But the legend sounds more interesting: the Irish giant Finn McCool attacked by the Scottish giant Benandonner. Fionn took up the challenge and built a causeway in front of the North Canal. The causeway was destroyed during their battle, creating the Giant’s Causeway.
You can walk on the basalt cones (be careful in wet weather when it is quite slippery). There are also 4 trails to choose from, which you can use to explore the area better (the maps will help with orientation).
Practical information for visiting Gaint’s Causeway
Admission to Giant’s Causeway is free. If you are driving, the parking fee is £10. Or you can pay an admission fee, which includes the exhibition in the visitor centre, parking and a guided tour if you wish. It only costs a few extra pounds and the car park is right next to the visitor centre. More information here.
Do you prefer bus trips where everything is handled for you? Visit Giant’s Causeway, Dunluce Castle and Belfast is one of the most popular trips from Dublin.
The beautiful nature of Giant’s Causeway needs to be balanced with a place full of history. Dunluce Castle is a castle ruin from the 16th century, which is spread out on a rocky cliff. In addition to sightseeing, you will also enjoy fantastic views.
Dunluce Castle appeared in several scenes of Game of Thrones, where Theon Greyjoy’s family came from.
Dunluce Castle lies just off the Giant’s Causeway. For the latest information on admission fees and opening times, click here.
Carrick-a-Rede is an old cable-stayed bridge connecting the mainland and a small fishing island, from where, on a clear day, you can get a fantastic view of Scotland opposite. It’s also a place where, if you’re lucky, you’ll spot dolphins.
Tickets for Carrick-a-Rede must be purchased online in advance. The ticket is also valid for parking. Show your ticket at the parking lot, then walk along the trail for about 15 minutes to the bridge, where the bridge attendant will check your ticket one more time. When the weather is nice and in high season, there are long queues. If it works out, arrive as early in the morning as possible or later in the afternoon.
Carrick-a-Rede is just a quarter of an hour’s drive from Giant’s Causeway.
Looking for a short stop along the way and are you a Game of Thrones fan? Then you can’t miss Dark Hedges, a stretch of Bregagh Road where beech trees line the road.
There is a large free car park a short walk away (some cars park right on Bregagh Road, spoiling the experience).
But honestly – unless you’re really a fan of the show, I’d skip visiting Dark Hedges. Especially in high season and in good weather, when the crowds flock here.
We end our list of places to visit in Ireland in Belfast, the capital of Northern Ireland.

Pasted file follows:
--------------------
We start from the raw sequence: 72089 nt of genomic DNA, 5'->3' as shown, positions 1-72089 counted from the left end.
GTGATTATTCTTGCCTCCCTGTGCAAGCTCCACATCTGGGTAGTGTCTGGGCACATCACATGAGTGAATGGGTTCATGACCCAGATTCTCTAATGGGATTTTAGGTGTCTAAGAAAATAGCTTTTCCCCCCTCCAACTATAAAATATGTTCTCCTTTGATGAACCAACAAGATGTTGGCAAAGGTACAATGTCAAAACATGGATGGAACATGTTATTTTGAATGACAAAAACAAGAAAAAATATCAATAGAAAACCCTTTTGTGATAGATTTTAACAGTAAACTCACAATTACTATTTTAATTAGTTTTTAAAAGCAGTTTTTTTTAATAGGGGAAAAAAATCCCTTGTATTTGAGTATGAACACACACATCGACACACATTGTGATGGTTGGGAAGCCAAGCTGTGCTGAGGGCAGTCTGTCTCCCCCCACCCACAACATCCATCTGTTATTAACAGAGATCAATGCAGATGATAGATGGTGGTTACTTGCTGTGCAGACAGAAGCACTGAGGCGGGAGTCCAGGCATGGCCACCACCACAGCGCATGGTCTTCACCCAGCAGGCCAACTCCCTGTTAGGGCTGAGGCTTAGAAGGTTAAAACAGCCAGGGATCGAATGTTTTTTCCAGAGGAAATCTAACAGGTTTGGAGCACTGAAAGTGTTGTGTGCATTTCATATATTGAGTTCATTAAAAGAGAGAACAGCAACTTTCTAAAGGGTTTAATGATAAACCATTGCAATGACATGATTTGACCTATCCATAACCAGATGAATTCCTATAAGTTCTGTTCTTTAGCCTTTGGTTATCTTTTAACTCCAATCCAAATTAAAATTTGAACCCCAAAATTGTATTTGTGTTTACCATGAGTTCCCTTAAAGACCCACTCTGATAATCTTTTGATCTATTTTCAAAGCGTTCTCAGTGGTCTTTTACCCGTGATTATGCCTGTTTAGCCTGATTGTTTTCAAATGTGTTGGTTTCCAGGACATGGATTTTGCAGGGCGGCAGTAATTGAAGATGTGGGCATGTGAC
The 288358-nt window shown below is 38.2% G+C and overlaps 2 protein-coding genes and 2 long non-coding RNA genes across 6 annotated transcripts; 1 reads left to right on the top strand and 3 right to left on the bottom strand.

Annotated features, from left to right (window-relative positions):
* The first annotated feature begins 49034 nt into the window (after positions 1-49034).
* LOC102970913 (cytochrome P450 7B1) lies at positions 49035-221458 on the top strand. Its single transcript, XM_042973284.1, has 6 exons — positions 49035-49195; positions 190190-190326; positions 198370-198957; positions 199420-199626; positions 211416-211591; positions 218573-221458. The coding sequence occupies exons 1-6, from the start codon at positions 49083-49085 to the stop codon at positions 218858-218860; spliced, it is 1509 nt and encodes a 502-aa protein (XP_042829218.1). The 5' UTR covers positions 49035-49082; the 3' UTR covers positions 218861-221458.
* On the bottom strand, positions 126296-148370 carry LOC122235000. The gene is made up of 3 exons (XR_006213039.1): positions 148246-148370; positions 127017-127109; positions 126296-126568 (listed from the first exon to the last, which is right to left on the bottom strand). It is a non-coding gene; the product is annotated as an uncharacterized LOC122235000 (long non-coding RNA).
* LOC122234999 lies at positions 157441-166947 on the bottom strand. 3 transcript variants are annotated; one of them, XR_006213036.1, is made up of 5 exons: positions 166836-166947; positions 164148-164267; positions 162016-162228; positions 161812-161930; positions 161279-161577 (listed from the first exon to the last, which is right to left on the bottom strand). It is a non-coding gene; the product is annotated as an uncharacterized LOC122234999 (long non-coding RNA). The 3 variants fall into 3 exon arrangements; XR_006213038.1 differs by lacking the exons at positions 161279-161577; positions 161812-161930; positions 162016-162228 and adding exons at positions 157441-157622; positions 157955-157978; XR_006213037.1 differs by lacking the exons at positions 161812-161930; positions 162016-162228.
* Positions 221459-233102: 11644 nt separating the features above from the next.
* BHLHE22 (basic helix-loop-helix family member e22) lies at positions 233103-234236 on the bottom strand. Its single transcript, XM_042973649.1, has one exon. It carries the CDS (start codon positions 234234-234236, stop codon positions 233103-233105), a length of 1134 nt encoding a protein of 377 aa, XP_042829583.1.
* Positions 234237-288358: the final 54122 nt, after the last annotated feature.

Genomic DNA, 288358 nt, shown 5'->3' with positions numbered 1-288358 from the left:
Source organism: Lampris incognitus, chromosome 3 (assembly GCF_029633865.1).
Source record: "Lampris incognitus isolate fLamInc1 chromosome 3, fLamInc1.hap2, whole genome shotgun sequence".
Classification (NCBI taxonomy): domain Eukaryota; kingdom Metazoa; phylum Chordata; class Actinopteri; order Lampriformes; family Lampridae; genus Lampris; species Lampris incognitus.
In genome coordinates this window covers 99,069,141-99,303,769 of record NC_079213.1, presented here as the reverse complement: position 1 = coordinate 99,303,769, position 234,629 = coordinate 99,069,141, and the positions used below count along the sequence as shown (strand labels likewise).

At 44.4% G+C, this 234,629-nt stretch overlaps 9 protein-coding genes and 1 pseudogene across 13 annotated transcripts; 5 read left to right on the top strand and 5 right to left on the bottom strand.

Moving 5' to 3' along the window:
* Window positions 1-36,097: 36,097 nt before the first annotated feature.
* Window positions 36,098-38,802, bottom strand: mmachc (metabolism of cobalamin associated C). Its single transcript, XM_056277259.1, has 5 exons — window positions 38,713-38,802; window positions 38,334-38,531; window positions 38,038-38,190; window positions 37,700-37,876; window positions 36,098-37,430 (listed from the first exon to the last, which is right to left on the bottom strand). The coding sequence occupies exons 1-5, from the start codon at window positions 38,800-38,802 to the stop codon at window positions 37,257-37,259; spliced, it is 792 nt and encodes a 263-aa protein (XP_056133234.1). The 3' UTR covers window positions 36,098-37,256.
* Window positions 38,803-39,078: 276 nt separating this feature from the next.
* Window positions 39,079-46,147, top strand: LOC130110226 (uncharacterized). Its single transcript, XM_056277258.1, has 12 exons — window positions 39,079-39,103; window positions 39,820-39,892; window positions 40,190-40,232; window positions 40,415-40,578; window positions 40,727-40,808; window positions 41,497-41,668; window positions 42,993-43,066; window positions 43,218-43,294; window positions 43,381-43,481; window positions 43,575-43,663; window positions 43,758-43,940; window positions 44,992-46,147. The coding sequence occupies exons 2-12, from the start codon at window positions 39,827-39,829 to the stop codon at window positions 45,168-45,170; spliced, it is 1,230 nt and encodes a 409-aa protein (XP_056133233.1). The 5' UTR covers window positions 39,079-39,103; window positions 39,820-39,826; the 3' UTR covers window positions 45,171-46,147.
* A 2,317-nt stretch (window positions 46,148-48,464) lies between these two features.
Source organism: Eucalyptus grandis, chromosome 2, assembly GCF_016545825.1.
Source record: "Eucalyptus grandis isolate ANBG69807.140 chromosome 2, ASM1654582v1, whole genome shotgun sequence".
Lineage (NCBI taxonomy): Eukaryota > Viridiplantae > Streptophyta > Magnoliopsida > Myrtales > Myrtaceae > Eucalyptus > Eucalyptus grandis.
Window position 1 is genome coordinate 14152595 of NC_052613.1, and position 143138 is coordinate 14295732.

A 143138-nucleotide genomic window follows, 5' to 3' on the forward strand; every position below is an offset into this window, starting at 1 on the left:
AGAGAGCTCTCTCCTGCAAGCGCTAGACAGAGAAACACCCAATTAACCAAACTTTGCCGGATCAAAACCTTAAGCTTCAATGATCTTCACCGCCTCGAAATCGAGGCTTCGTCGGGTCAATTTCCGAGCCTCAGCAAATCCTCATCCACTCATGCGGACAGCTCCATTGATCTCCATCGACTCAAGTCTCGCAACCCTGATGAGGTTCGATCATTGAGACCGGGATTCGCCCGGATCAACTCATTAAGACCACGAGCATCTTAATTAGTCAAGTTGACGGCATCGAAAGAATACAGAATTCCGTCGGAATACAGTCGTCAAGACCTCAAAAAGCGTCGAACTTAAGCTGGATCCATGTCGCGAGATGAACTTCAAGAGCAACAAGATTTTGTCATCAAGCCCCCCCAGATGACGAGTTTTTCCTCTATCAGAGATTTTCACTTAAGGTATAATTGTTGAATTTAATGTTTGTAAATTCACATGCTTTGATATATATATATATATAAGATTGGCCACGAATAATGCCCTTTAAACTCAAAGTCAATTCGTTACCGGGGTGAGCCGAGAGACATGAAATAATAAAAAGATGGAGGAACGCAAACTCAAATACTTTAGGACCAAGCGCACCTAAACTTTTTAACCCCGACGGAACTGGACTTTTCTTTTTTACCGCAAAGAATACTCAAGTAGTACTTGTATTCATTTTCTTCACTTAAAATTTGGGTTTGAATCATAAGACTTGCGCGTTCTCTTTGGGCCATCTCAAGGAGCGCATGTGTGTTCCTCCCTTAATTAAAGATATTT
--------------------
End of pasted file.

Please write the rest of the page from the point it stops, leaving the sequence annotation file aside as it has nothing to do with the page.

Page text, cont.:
Stroll past the magnificent City Hall with its park and memorial where all the Titanic victims are recorded. Continue down Royal Ave and wander the streets to the waterfront, where you can see the big fish statue. And it’s not just any fish – its scales are engraved with important personalities and events from Belfast’s history.
Cross the river to the other side, where you’ll walk a few minutes to the city’s main attraction – Titanic Belfast. A monumental museum that includes 9 interactive galleries where you’ll be able to experience the sights, sounds, smells, stories and everything associated with the sinking of the Titanic.
The building itself contains design elements that symbolize the Titanic. The benches around are arranged in the same order as the Titanic’s Morse code distress signal, or the memorial lawns are sized according to the number of lives lost. Titanic Belfast is a powerful place to learn everything you ever wanted to know about the Titanic.
TOP 10 most beautiful places to visit in Ireland
Do you have limited time in Ireland and want to see the best Ireland has to offer? Check out the top 5 places not to miss in Ireland:
- Cliffs of Moher
- Aran Islands
- Ring of Kerry (or Slea Head Drive)
- Dingle Peninsula
- Skelliger Islands
- Giant’s Causeway
Tips for enjoying your visit to Ireland
- Pack your repellent. You’ll need it.
- Also pack good shoes and waterproof clothing with the repellent.
- When renting a car, choose smaller models. Some of the panoramic roads can be so narrow that it would be harder to get through with a bigger car.
- Follow the signs on the roads or buy a paper map. Google maps or GPS tend to get you to your destination as quickly as possible…and often, unfortunately, along a less interesting route.
- Ireland has many places where you might not expect mobile coverage. But the opposite is true – mobile coverage in Ireland is excellent.
- The best time to visit Ireland is September-October. There are just enough tourists, the days are still quite long and this is the time of year when Ireland gets the least rainfall.
These were the best things to do in Ireland. Do you have a question? We’ll be happy to answer it in the comments below. Have a safe journey!
More information about Ireland
TRIPS AROUND DUBLIN: Get inspired by our tips for trips around Dublin.
HIRING A CAR IN IRELAND: Here’s a detailed guide on how to rent and drive a car in Ireland (prices, requirements, procedure, driving tips and what to avoid).